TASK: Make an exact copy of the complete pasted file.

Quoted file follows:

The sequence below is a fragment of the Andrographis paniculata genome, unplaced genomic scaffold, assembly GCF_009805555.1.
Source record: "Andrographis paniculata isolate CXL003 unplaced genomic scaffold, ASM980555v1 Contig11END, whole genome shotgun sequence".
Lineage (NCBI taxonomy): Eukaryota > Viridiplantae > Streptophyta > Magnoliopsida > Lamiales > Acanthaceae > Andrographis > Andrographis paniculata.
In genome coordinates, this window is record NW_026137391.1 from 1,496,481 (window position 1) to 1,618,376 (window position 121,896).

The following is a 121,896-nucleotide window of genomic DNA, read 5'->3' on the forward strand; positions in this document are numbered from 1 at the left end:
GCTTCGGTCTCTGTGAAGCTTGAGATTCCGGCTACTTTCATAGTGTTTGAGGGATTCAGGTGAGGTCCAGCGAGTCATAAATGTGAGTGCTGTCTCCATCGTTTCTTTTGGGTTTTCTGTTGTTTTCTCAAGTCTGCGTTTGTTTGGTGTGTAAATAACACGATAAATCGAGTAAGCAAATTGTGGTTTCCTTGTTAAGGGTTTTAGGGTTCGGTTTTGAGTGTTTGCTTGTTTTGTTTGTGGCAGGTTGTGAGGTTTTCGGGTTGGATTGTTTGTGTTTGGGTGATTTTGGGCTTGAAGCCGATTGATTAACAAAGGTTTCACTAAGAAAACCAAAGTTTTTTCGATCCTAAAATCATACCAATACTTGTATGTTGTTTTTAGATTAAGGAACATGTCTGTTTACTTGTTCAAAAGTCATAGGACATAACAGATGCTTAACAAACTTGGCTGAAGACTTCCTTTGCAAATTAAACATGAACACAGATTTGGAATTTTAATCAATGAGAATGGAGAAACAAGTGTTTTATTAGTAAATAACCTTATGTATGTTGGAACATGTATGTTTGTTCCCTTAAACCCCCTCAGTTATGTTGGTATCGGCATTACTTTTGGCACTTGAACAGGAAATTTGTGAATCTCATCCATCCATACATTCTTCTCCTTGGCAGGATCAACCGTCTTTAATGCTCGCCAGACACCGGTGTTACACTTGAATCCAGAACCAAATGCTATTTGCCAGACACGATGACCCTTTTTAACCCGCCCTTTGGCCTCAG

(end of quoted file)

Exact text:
The sequence below is a fragment of the Andrographis paniculata genome, unplaced genomic scaffold, assembly GCF_009805555.1.
Source record: "Andrographis paniculata isolate CXL003 unplaced genomic scaffold, ASM980555v1 Contig11END, whole genome shotgun sequence".
Lineage (NCBI taxonomy): Eukaryota > Viridiplantae > Streptophyta > Magnoliopsida > Lamiales > Acanthaceae > Andrographis > Andrographis paniculata.
In genome coordinates, this window is record NW_026137391.1 from 1,496,481 (window position 1) to 1,618,376 (window position 121,896).

The following is a 121,896-nucleotide window of genomic DNA, read 5'->3' on the forward strand; positions in this document are numbered from 1 at the left end:
GCTTCGGTCTCTGTGAAGCTTGAGATTCCGGCTACTTTCATAGTGTTTGAGGGATTCAGGTGAGGTCCAGCGAGTCATAAATGTGAGTGCTGTCTCCATCGTTTCTTTTGGGTTTTCTGTTGTTTTCTCAAGTCTGCGTTTGTTTGGTGTGTAAATAACACGATAAATCGAGTAAGCAAATTGTGGTTTCCTTGTTAAGGGTTTTAGGGTTCGGTTTTGAGTGTTTGCTTGTTTTGTTTGTGGCAGGTTGTGAGGTTTTCGGGTTGGATTGTTTGTGTTTGGGTGATTTTGGGCTTGAAGCCGATTGATTAACAAAGGTTTCACTAAGAAAACCAAAGTTTTTTCGATCCTAAAATCATACCAATACTTGTATGTTGTTTTTAGATTAAGGAACATGTCTGTTTACTTGTTCAAAAGTCATAGGACATAACAGATGCTTAACAAACTTGGCTGAAGACTTCCTTTGCAAATTAAACATGAACACAGATTTGGAATTTTAATCAATGAGAATGGAGAAACAAGTGTTTTATTAGTAAATAACCTTATGTATGTTGGAACATGTATGTTTGTTCCCTTAAACCCCCTCAGTTATGTTGGTATCGGCATTACTTTTGGCACTTGAACAGGAAATTTGTGAATCTCATCCATCCATACATTCTTCTCCTTGGCAGGATCAACCGTCTTTAATGCTCGCCAGACACCGGTGTTACACTTGAATCCAGAACCAAATGCTATTTGCCAGACACGATGACCCTTTTTAACCCGCCCTTTGGCCTCAG